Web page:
Another application of this reading might be to encourage stewardship. Here the idea would be that virtuous stewardship consists of giving sacrificially and not just pledging some of one’s surplus wealth. There’s something to be said for that, because the requirement to be a good steward does include the notion of sacrificial giving, giving from one’s need. In giving from our need, we trust God with our well-being, and he never fails in generosity. So maybe Jesus is calling on us to give more so that he can give more – when we create want in our lives, there is space for God to give more grace.
So in both of these applications, the subject is money and its use. But when it comes down to it, I don’t think Jesus intended money to be the subject here. I think instead, he was focusing on the sacrifice.
Look at what he said the widow did. She put into the treasury a small amount, but it was all she had: Jesus says, “but she, from her poverty, has contributed all she had, hew whole livelihood.” Not so different from that is the sacrifice of the widow of Zarephath in the first reading. Elijah had prophesied a drought over all of the Land, God’s punishment for the wicked acts of their kings. And so water and food were in scarce supply, and God sends Elijah to the widow. She’s just about to use up the last of her flour and oil to cook a final meal for herself and her son, when Elijah meets her and asks her to make him some food. He encourages her to trust God, and when she does by giving all that she has, she finds God faithful to feed all of them for some time.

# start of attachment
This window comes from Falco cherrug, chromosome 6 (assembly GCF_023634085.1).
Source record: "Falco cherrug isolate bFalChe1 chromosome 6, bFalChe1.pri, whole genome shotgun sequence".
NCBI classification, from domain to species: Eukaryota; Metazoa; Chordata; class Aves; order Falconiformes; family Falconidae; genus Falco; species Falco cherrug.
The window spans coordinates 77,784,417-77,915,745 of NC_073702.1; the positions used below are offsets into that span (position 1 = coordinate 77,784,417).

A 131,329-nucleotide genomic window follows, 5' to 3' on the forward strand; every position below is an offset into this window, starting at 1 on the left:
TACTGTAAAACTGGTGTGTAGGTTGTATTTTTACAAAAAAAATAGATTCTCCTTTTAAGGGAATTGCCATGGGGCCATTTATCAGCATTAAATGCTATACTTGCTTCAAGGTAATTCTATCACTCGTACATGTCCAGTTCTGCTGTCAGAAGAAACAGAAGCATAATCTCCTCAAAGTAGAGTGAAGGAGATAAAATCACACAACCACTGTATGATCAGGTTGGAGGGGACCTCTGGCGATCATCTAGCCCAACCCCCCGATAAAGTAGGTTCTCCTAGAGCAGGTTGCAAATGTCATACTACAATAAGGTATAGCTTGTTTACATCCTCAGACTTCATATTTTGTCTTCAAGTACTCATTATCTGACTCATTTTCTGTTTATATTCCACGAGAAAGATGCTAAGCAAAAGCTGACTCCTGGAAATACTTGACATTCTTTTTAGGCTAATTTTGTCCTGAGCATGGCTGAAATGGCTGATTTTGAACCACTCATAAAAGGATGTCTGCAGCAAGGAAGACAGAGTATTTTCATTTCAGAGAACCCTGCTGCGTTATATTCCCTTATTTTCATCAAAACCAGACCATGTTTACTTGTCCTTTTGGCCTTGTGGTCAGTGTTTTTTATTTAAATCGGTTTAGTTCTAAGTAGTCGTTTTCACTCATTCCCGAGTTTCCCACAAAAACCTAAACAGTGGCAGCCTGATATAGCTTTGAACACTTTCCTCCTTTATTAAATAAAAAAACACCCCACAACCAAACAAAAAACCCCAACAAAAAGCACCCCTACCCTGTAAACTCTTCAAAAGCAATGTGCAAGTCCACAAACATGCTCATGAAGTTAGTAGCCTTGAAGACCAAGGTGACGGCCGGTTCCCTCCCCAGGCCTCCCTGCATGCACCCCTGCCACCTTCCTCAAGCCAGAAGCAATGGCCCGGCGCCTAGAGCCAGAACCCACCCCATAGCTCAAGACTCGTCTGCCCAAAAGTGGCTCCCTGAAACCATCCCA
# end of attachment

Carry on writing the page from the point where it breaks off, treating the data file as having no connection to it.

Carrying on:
So I’d like to suggest that both of these widows had given everything for their relationship with God. They trusted Him with their very lives by giving everything had to give. It’s a super-scary thing to do, isn’t it? We are ones who love to be in control of our lives and of our situations, and so giving up all of that gives us more than a little pause. But honestly, it takes that kind of a leap of faith to get into heaven. If we still are grasping onto stuff, then our hands are full, and we cannot receive from God the gifts and the grace he wants to give us.